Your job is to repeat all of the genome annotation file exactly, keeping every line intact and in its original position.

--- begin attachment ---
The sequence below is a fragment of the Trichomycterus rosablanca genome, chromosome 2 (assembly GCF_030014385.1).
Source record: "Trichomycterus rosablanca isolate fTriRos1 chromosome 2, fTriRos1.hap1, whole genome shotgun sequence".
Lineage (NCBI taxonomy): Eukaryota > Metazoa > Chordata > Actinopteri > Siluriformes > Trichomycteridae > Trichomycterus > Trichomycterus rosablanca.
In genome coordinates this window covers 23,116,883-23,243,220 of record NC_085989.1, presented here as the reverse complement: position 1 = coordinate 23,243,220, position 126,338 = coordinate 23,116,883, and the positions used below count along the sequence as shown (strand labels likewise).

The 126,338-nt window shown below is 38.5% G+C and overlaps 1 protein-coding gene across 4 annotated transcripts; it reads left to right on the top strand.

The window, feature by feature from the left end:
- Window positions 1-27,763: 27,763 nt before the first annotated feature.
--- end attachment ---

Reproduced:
The sequence below is a fragment of the Trichomycterus rosablanca genome, chromosome 2 (assembly GCF_030014385.1).
Source record: "Trichomycterus rosablanca isolate fTriRos1 chromosome 2, fTriRos1.hap1, whole genome shotgun sequence".
Lineage (NCBI taxonomy): Eukaryota > Metazoa > Chordata > Actinopteri > Siluriformes > Trichomycteridae > Trichomycterus > Trichomycterus rosablanca.
In genome coordinates this window covers 23,116,883-23,243,220 of record NC_085989.1, presented here as the reverse complement: position 1 = coordinate 23,243,220, position 126,338 = coordinate 23,116,883, and the positions used below count along the sequence as shown (strand labels likewise).

The 126,338-nt window shown below is 38.5% G+C and overlaps 1 protein-coding gene across 4 annotated transcripts; it reads left to right on the top strand.

The window, feature by feature from the left end:
- Window positions 1-27,763: 27,763 nt before the first annotated feature.